LITISPENDENUIA IICAN LITISPENDENGIA. In Spanish law. 9f the guardian‘: hands, upon the hei.r's attain- Litispeudency. The condition of a suit pend- "15 the "9‘1‘“5".5° “$'E'_‘Wemy'°“° for “‘“l°s' 51"
lag in a court of justice.
LITRE. Er. A measure or capacity in the nictiic system, being a cubic decimetre, equal to 61.022 cubic inches, or 2.113 American pints, or 1.76 English pints. Webster.
LITTORAL. Belonging to the shore, as of sons and great lakes. Wehster. Corresponding to 1‘ii)!l1'l“lIl proprietois on a stream or small pond are littoral proprietors on a sun or lake But “i'ip:iri'1n" is nlso used co- exreusixely with "littoral." Commonwealth v. Alger. 7 Cnsh. (Mass) 94. See Boston V. Lev-r'1w, 17 How. he, is L. Ed. 118.
LITURA. Lat. In the civil law. An ob- lln-mtlou or blot in a will or other instru- ment Dlg. 28, 4, 1, 1.
LITUS. In old European law. A kind of sermnt; one who surrendered himself into sn0ther's power. Spelman.
In the civil law. The bank of a stream or shore of the sea; the coast. —Litua maria. The sea-shore. “It is certain that that which the sea overflows, either at lfcii spring tides or at extraordinary tides, can-cs not. us to this purpose. under the denominntlnn of ‘lit-us maria,‘ and consequently the kin.-:’s title is not of that large extent, but only to land that is usually overflowed at ordinary tiihs That, therefore, I call the ‘share’ that is between the common high-water and low- uager mark, and no more." Ilale de Jure Mar. c. .
Lltns eat qnousque maxjmua flnctns ts max-i pervenit. The shore is where the highest wave from the sea has reached. Dig.
50, 16, 96. Ang. Tide-Waters, 67. LIVE-STOCK INSURANCE. See IN- EURANCE. LIVELODE. Maintenance: support. LIVERY. 1. In English law. Delivery
of possession of their lands to the king's tenants in. cupilc or tenants by knight's service.
2. A writ which may be sued out by a ward in chivalrv on reaching his majority, to obtain delivery of the possession of his lnnds out of the hands of the guardian. 2 Bl Comm. 68.
3. A particular dress or garb appropriate or peculiar to certain persons, as the members of a guild, or, more particularly, the servants of a nobleman or gentleman.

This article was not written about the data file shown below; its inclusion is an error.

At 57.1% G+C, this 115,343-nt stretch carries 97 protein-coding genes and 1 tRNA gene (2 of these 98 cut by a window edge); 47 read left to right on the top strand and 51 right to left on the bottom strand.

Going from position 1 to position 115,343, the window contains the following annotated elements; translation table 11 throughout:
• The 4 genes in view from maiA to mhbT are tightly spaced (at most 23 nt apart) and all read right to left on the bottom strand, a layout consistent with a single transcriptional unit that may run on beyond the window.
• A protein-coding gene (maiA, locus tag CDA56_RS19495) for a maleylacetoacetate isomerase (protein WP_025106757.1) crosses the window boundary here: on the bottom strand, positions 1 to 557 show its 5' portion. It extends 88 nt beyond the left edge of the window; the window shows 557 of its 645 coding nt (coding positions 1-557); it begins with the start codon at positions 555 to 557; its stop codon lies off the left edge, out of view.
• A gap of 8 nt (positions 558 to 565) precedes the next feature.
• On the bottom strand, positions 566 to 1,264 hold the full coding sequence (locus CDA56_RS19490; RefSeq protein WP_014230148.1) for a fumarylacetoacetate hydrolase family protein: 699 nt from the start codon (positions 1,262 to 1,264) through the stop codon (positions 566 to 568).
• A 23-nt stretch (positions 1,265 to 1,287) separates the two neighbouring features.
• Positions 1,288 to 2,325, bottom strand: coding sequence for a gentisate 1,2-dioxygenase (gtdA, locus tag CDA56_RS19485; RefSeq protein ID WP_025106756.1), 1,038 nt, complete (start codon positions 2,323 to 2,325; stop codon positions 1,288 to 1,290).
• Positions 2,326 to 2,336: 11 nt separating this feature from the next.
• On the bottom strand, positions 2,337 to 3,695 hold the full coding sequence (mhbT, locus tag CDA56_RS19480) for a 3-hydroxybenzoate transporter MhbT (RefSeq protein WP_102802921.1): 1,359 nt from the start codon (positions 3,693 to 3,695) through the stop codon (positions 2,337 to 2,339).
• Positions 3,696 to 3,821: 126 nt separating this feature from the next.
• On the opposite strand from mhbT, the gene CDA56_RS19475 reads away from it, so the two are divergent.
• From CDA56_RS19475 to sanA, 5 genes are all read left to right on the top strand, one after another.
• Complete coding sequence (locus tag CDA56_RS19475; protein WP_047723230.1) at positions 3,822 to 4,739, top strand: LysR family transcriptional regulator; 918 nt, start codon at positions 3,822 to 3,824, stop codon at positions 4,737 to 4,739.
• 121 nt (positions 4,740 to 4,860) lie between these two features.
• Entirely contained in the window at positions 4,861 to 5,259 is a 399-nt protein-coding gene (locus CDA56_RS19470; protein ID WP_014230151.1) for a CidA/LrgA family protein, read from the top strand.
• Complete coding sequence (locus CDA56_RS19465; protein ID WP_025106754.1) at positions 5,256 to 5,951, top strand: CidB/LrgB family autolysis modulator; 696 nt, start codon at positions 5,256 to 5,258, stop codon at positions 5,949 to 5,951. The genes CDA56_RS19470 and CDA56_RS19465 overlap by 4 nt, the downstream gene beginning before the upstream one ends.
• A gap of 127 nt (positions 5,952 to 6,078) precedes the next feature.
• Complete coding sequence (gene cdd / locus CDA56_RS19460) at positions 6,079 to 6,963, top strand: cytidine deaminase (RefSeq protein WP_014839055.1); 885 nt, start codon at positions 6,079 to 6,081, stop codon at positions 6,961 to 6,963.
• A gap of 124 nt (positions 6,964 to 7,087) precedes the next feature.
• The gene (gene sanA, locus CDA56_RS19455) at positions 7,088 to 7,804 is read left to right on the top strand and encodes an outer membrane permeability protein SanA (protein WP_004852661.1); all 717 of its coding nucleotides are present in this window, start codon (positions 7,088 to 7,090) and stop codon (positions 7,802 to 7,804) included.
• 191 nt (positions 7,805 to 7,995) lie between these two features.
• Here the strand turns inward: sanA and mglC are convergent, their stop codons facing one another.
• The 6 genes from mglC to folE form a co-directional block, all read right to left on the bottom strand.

4. The privilege of a particular galld or company of persons, the members thereof boing called “livery-men."
E. A contract of hiring of work-beasts, particularly horses, to the use of the hirer. It is seldom used alone in this sense, but appears in the compound, "liveryastable."
—Livery in chivalry. In feudal law. The delivery of the lands of a ward in chivalry out
teen for females. 2 Bl. Comm. 6S.—Livex-y- man. A member of some company in the city of London; nlso called a “freeui:in."—Livei-y of seisin. The appropriate ceremony, at com- mon law, for transferring the corporztl possession of lands or tenements by a gzrautor to his grantee. It was livery in deed where the parties went together upon the land, and there a twig, clod. key, or other symhol nas delii ered in the name of the whole. Livery in law was where the some ceremony was performed. not upon the land itsrlf, but in sight 0! it 2 Bl. Comm. 315. 316; lllicbeau v. Crau forll. S N. J. Law, 108; Xorthcrn Pac. It. Co. v. Cannon (C. O.) 46 Fed 23‘_’..—Livery-ofliee. An of- lzice appointed for the doliiery of lunds.—LiI7- ex-y stable keeper. One whose business it is to keep horses for hire or to let, or to keep. feed, or board horses for others. Klttanning Borough v. Montgomery. 5 Pa. Super. Ct. 195.
LIVRE TOURNOIS. ‘A Coin used in France before the Revolution. It is to be computed in the all valurem duty on goods. etc., at eighteen and a halt cents. Art Cong. March. 2. 1798, § 61; 1 Story, Laws, 629.
LLOYD’S. An association in the city of
London, for the transaction of marine insur- ance, the members of which underwrite each other's policies. See Durhrow v. Eppens, 65 N. J. Law, 10, 46 At]. 585. —L1oyd’s bonds. The name of a class of evidences of debt. used in England: being ac- kI]OVllE)(lg'Dl€l1tS, by a horruwing company made under its seal, of El debt incurred and actuu.l1y due by the company to a contractor or other person for-work done, goods suppiied, or other- wise, as the case may he, with a covenant for payment of the principal and interest at a tutnre time. Brown.
LOADIVLANAGE.}} The pay to loadsmen; that is, persons who sail or raw hetoi-e ships, in barks or small vessels, with instruments for towing the ship and directing her course, in order that she may escape the dnngers in her way. Poth. Des Avaries, no. 137.
LOAN. A bailmcnt without reward: consisting or the delivery of an article by the owner to another person, to be used by the latter gratuitously, and returned either in specie or in kind. A sum of money confided to another. Ramsey v. “'1ilthecl:. 8] lil. App. 210: Nichols v. Fenrson, 7 Pet. 10!). S L. El. 621; Rodman v. Munson, 13 l‘- uh. (N. Y.) Booth v. Terrell. 16 Ga. 25: Payne v. Gan ner, 29 N. Y. 167.
A loan of money is a contract by which one delivers a sum of money to another, and the latter agrees to return at a future time a sum equivalent to that which be borrowed Oiv. Code Cal. 5 1912.
—Loan association. See BUILDING awn Loan AssocrA'rioiv.—Loan certificates. Certificates issued by a ciearing-house to the associated hanks to the nniount of seventy-five
er cent, of the value of the collaterais deposited by the harrowing hunks with the loan com- mittee of the clearing-house Anderson.—Loa.n
for consumption. The loan for consumption